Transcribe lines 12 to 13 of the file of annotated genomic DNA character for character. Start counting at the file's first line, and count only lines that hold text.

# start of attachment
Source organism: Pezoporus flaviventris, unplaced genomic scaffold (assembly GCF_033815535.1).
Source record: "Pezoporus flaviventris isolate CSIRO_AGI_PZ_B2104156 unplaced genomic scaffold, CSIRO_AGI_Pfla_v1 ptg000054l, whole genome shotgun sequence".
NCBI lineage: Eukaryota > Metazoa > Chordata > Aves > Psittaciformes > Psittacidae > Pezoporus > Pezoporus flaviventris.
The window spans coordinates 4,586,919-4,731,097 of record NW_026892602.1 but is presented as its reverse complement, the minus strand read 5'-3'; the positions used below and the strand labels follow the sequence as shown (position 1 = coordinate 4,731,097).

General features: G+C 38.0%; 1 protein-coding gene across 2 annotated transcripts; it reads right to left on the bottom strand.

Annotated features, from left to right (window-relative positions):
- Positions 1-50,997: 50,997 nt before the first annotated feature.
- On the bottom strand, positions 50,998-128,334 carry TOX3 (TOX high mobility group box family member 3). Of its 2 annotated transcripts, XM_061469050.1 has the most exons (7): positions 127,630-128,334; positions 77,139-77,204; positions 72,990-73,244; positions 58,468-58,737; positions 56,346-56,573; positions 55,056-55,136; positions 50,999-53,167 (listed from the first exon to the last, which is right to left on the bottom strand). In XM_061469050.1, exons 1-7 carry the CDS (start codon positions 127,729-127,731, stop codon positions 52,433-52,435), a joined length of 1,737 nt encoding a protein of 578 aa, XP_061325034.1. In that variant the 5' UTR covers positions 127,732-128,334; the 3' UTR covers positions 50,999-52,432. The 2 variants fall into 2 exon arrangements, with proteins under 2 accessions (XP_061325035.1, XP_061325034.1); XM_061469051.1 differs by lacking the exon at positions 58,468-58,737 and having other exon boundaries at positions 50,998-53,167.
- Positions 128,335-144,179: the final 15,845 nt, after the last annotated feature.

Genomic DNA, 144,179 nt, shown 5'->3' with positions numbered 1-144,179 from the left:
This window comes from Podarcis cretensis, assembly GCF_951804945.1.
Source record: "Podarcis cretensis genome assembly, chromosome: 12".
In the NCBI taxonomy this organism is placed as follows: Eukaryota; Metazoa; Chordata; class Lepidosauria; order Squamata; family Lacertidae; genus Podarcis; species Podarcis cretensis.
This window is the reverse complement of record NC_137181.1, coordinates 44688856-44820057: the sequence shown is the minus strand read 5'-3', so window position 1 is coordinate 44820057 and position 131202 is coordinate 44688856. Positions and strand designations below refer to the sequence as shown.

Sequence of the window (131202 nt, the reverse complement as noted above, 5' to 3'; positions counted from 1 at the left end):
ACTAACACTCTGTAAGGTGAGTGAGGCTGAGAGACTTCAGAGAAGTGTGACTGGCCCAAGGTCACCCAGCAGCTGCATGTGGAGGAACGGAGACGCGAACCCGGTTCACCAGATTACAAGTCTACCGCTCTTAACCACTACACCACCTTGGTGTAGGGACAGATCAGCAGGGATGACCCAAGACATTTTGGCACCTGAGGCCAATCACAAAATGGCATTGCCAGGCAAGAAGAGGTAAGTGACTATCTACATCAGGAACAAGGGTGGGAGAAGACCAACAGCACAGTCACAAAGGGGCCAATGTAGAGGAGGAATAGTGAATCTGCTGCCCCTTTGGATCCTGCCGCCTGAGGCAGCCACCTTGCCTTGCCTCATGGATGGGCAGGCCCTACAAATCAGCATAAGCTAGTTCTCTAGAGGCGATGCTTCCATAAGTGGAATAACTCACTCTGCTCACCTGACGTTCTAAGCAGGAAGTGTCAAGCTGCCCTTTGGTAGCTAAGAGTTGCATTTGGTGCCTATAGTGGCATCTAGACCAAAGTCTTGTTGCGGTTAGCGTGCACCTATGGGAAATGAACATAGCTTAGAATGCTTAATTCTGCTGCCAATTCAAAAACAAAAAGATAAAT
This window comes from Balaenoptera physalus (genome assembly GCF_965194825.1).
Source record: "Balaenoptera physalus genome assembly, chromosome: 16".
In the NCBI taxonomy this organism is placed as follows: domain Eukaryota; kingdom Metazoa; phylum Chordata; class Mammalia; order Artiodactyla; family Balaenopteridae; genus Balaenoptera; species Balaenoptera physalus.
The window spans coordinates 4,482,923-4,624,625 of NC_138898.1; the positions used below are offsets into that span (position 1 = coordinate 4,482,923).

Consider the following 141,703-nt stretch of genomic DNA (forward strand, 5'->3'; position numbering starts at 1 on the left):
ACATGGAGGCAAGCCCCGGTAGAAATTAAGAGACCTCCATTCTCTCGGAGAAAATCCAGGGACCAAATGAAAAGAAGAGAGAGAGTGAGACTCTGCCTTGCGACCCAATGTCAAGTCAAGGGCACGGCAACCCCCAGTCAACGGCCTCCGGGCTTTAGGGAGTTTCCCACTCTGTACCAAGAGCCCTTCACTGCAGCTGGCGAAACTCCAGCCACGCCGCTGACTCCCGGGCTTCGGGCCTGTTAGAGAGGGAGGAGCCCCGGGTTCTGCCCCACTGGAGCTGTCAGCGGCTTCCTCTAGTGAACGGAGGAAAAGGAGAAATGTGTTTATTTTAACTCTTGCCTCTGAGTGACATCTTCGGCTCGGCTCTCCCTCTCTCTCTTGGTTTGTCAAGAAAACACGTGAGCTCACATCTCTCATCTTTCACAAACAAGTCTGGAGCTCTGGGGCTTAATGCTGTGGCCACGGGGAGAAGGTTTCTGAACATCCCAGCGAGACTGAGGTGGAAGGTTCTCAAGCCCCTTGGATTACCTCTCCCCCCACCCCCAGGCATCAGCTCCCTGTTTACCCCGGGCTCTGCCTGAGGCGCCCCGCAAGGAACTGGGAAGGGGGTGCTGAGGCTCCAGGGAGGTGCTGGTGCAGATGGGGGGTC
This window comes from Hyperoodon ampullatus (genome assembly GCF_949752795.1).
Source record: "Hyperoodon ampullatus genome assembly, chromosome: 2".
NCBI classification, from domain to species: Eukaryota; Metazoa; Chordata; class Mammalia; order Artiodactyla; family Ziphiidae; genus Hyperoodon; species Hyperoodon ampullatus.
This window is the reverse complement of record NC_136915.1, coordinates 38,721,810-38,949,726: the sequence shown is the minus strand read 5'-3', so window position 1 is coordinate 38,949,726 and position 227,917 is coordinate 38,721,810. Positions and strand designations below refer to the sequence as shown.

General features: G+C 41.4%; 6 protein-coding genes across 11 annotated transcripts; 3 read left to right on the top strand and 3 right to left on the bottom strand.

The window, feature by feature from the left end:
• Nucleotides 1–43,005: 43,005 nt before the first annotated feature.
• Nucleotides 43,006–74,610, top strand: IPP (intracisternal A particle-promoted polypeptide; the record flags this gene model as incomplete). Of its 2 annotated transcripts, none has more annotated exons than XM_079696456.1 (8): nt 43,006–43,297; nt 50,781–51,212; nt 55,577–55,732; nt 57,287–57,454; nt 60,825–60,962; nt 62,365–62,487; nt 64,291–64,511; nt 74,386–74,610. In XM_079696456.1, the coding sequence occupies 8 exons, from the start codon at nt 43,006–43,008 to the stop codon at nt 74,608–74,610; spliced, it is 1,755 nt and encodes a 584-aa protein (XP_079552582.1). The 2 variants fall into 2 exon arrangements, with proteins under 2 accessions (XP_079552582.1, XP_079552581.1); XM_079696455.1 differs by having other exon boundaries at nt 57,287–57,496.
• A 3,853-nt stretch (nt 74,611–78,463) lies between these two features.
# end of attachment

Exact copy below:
Source record: "Podarcis cretensis genome assembly, chromosome: 12".
In the NCBI taxonomy this organism is placed as follows: Eukaryota; Metazoa; Chordata; class Lepidosauria; order Squamata; family Lacertidae; genus Podarcis; species Podarcis cretensis.